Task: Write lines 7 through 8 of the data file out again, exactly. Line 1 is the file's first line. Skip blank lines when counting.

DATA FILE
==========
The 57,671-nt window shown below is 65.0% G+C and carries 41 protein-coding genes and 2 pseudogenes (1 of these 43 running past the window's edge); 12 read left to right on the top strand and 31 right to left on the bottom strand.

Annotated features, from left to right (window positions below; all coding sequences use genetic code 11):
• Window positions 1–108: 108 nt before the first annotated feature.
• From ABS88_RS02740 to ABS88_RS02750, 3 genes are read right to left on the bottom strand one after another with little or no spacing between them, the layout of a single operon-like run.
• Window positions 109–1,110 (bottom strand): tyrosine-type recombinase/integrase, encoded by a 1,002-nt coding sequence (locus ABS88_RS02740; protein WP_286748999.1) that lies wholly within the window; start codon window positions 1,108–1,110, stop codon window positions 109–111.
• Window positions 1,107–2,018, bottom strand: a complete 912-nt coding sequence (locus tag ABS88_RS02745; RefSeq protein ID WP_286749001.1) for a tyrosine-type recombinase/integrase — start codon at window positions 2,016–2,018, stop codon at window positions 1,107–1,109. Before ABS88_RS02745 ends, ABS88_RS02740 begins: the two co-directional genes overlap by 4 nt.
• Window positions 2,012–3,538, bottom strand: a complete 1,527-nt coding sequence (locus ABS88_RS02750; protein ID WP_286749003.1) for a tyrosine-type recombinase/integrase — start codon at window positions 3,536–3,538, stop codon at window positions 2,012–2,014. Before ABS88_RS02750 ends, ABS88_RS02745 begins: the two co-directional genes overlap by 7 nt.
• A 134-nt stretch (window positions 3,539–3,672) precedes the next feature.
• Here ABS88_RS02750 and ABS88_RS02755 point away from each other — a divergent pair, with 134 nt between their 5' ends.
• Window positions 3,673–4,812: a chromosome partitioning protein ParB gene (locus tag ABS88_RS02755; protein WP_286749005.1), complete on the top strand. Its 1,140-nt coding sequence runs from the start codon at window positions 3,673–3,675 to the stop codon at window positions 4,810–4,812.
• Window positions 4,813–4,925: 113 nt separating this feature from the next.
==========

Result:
• Window positions 2,012–3,538, bottom strand: a complete 1,527-nt coding sequence (locus ABS88_RS02750; protein ID WP_286749003.1) for a tyrosine-type recombinase/integrase — start codon at window positions 3,536–3,538, stop codon at window positions 2,012–2,014. Before ABS88_RS02750 ends, ABS88_RS02745 begins: the two co-directional genes overlap by 7 nt.
• A 134-nt stretch (window positions 3,539–3,672) precedes the next feature.